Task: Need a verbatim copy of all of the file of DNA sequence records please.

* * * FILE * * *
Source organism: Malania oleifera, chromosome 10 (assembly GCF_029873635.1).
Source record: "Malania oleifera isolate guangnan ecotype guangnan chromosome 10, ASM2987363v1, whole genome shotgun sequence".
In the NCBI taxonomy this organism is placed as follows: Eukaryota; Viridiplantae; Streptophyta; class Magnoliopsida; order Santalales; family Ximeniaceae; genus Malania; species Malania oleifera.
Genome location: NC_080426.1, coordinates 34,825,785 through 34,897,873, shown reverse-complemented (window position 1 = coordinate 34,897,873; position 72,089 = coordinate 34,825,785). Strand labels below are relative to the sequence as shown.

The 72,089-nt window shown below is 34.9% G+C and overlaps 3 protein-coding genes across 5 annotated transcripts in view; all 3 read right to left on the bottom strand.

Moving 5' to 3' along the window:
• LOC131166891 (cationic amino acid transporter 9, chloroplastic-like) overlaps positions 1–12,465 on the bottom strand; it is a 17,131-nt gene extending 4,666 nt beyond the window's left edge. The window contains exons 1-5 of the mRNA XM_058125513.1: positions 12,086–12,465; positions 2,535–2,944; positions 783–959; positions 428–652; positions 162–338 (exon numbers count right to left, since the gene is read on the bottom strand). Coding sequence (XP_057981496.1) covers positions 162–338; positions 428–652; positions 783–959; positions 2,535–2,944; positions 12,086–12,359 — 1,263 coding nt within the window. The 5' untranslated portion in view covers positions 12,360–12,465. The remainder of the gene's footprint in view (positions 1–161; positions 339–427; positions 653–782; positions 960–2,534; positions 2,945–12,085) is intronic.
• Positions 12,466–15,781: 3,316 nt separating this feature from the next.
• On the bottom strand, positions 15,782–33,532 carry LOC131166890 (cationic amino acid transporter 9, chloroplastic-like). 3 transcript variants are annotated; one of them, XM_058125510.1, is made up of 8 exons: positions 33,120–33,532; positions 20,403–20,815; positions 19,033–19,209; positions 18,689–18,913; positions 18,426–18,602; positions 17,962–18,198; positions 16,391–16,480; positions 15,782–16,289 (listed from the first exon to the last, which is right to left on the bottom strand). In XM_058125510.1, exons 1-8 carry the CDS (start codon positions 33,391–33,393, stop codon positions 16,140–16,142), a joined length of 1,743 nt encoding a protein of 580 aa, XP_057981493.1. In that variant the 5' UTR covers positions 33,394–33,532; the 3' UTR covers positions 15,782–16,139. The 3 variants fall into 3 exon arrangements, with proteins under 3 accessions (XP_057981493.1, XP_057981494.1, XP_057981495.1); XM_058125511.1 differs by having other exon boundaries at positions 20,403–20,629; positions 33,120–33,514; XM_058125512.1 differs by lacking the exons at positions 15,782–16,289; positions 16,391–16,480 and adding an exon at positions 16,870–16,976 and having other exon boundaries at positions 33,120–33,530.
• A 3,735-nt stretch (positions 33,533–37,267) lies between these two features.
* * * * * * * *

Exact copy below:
Source organism: Malania oleifera, chromosome 10 (assembly GCF_029873635.1).
Source record: "Malania oleifera isolate guangnan ecotype guangnan chromosome 10, ASM2987363v1, whole genome shotgun sequence".
In the NCBI taxonomy this organism is placed as follows: Eukaryota; Viridiplantae; Streptophyta; class Magnoliopsida; order Santalales; family Ximeniaceae; genus Malania; species Malania oleifera.
Genome location: NC_080426.1, coordinates 34,825,785 through 34,897,873, shown reverse-complemented (window position 1 = coordinate 34,897,873; position 72,089 = coordinate 34,825,785). Strand labels below are relative to the sequence as shown.

The 72,089-nt window shown below is 34.9% G+C and overlaps 3 protein-coding genes across 5 annotated transcripts in view; all 3 read right to left on the bottom strand.

Moving 5' to 3' along the window:
• LOC131166891 (cationic amino acid transporter 9, chloroplastic-like) overlaps positions 1–12,465 on the bottom strand; it is a 17,131-nt gene extending 4,666 nt beyond the window's left edge. The window contains exons 1-5 of the mRNA XM_058125513.1: positions 12,086–12,465; positions 2,535–2,944; positions 783–959; positions 428–652; positions 162–338 (exon numbers count right to left, since the gene is read on the bottom strand). Coding sequence (XP_057981496.1) covers positions 162–338; positions 428–652; positions 783–959; positions 2,535–2,944; positions 12,086–12,359 — 1,263 coding nt within the window. The 5' untranslated portion in view covers positions 12,360–12,465. The remainder of the gene's footprint in view (positions 1–161; positions 339–427; positions 653–782; positions 960–2,534; positions 2,945–12,085) is intronic.
• Positions 12,466–15,781: 3,316 nt separating this feature from the next.
• On the bottom strand, positions 15,782–33,532 carry LOC131166890 (cationic amino acid transporter 9, chloroplastic-like). 3 transcript variants are annotated; one of them, XM_058125510.1, is made up of 8 exons: positions 33,120–33,532; positions 20,403–20,815; positions 19,033–19,209; positions 18,689–18,913; positions 18,426–18,602; positions 17,962–18,198; positions 16,391–16,480; positions 15,782–16,289 (listed from the first exon to the last, which is right to left on the bottom strand). In XM_058125510.1, exons 1-8 carry the CDS (start codon positions 33,391–33,393, stop codon positions 16,140–16,142), a joined length of 1,743 nt encoding a protein of 580 aa, XP_057981493.1. In that variant the 5' UTR covers positions 33,394–33,532; the 3' UTR covers positions 15,782–16,139. The 3 variants fall into 3 exon arrangements, with proteins under 3 accessions (XP_057981493.1, XP_057981494.1, XP_057981495.1); XM_058125511.1 differs by having other exon boundaries at positions 20,403–20,629; positions 33,120–33,514; XM_058125512.1 differs by lacking the exons at positions 15,782–16,289; positions 16,391–16,480 and adding an exon at positions 16,870–16,976 and having other exon boundaries at positions 33,120–33,530.
• A 3,735-nt stretch (positions 33,533–37,267) lies between these two features.